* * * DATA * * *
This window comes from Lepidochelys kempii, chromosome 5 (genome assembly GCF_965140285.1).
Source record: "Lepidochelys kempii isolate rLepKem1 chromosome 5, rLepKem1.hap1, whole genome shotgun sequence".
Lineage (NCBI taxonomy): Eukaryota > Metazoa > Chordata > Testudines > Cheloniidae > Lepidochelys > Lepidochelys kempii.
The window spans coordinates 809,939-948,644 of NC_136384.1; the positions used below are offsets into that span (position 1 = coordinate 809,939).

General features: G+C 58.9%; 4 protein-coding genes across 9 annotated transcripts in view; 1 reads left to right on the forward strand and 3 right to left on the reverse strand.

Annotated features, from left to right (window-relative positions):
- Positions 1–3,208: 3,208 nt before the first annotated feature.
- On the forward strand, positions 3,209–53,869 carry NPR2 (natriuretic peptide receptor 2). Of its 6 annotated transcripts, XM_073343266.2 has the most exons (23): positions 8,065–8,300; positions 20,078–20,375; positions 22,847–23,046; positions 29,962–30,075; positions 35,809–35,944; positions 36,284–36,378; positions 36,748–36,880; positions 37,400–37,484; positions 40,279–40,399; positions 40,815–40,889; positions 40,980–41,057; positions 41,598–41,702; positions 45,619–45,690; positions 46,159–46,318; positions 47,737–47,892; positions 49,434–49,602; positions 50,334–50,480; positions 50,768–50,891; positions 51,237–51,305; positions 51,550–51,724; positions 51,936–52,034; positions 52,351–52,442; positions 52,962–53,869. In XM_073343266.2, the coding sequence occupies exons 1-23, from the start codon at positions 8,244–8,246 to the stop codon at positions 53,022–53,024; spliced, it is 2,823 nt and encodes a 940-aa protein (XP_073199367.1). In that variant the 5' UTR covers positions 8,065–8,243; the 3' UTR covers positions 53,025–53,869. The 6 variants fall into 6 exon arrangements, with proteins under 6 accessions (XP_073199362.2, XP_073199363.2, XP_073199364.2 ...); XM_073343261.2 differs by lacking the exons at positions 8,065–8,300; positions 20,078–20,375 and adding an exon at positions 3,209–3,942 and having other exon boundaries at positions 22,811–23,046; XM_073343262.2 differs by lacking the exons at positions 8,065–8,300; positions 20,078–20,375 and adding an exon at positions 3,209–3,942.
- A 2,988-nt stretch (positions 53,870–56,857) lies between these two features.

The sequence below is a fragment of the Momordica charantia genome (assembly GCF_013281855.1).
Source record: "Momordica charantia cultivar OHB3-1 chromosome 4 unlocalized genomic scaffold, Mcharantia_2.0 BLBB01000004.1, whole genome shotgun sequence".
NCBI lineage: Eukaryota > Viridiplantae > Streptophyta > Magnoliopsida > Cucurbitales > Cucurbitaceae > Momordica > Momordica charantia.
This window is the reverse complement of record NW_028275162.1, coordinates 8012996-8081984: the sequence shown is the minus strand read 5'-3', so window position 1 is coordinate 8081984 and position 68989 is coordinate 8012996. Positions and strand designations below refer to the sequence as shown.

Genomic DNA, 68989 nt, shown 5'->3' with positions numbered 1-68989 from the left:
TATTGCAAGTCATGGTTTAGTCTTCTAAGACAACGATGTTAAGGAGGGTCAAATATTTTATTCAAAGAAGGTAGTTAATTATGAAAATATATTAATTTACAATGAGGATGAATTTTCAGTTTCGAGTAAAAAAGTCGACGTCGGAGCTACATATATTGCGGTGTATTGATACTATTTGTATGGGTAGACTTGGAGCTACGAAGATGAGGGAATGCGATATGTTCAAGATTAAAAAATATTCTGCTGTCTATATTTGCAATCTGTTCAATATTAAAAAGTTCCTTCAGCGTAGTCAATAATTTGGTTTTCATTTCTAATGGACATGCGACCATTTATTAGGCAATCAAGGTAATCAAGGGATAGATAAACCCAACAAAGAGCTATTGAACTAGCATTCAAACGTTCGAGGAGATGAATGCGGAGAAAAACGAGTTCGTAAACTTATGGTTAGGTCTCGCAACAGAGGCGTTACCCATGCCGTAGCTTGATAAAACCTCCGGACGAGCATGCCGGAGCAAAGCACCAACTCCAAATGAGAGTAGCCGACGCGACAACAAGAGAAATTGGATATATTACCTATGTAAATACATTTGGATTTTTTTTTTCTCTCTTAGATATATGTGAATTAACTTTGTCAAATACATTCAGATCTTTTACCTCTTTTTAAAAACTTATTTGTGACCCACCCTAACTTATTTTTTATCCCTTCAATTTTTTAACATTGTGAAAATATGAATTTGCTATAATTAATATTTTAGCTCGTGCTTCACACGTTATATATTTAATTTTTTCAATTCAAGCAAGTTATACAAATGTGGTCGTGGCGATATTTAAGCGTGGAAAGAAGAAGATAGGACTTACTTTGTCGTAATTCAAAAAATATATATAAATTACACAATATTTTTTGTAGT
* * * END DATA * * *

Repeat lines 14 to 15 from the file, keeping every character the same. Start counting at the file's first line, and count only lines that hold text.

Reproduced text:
Genomic DNA, 68989 nt, shown 5'->3' with positions numbered 1-68989 from the left:
TATTGCAAGTCATGGTTTAGTCTTCTAAGACAACGATGTTAAGGAGGGTCAAATATTTTATTCAAAGAAGGTAGTTAATTATGAAAATATATTAATTTACAATGAGGATGAATTTTCAGTTTCGAGTAAAAAAGTCGACGTCGGAGCTACATATATTGCGGTGTATTGATACTATTTGTATGGGTAGACTTGGAGCTACGAAGATGAGGGAATGCGATATGTTCAAGATTAAAAAATATTCTGCTGTCTATATTTGCAATCTGTTCAATATTAAAAAGTTCCTTCAGCGTAGTCAATAATTTGGTTTTCATTTCTAATGGACATGCGACCATTTATTAGGCAATCAAGGTAATCAAGGGATAGATAAACCCAACAAAGAGCTATTGAACTAGCATTCAAACGTTCGAGGAGATGAATGCGGAGAAAAACGAGTTCGTAAACTTATGGTTAGGTCTCGCAACAGAGGCGTTACCCATGCCGTAGCTTGATAAAACCTCCGGACGAGCATGCCGGAGCAAAGCACCAACTCCAAATGAGAGTAGCCGACGCGACAACAAGAGAAATTGGATATATTACCTATGTAAATACATTTGGATTTTTTTTTTCTCTCTTAGATATATGTGAATTAACTTTGTCAAATACATTCAGATCTTTTACCTCTTTTTAAAAACTTATTTGTGACCCACCCTAACTTATTTTTTATCCCTTCAATTTTTTAACATTGTGAAAATATGAATTTGCTATAATTAATATTTTAGCTCGTGCTTCACACGTTATATATTTAATTTTTTCAATTCAAGCAAGTTATACAAATGTGGTCGTGGCGATATTTAAGCGTGGAAAGAAGAAGATAGGACTTACTTTGTCGTAATTCAAAAAATATATATAAATTACACAATATTTTTTGTAGT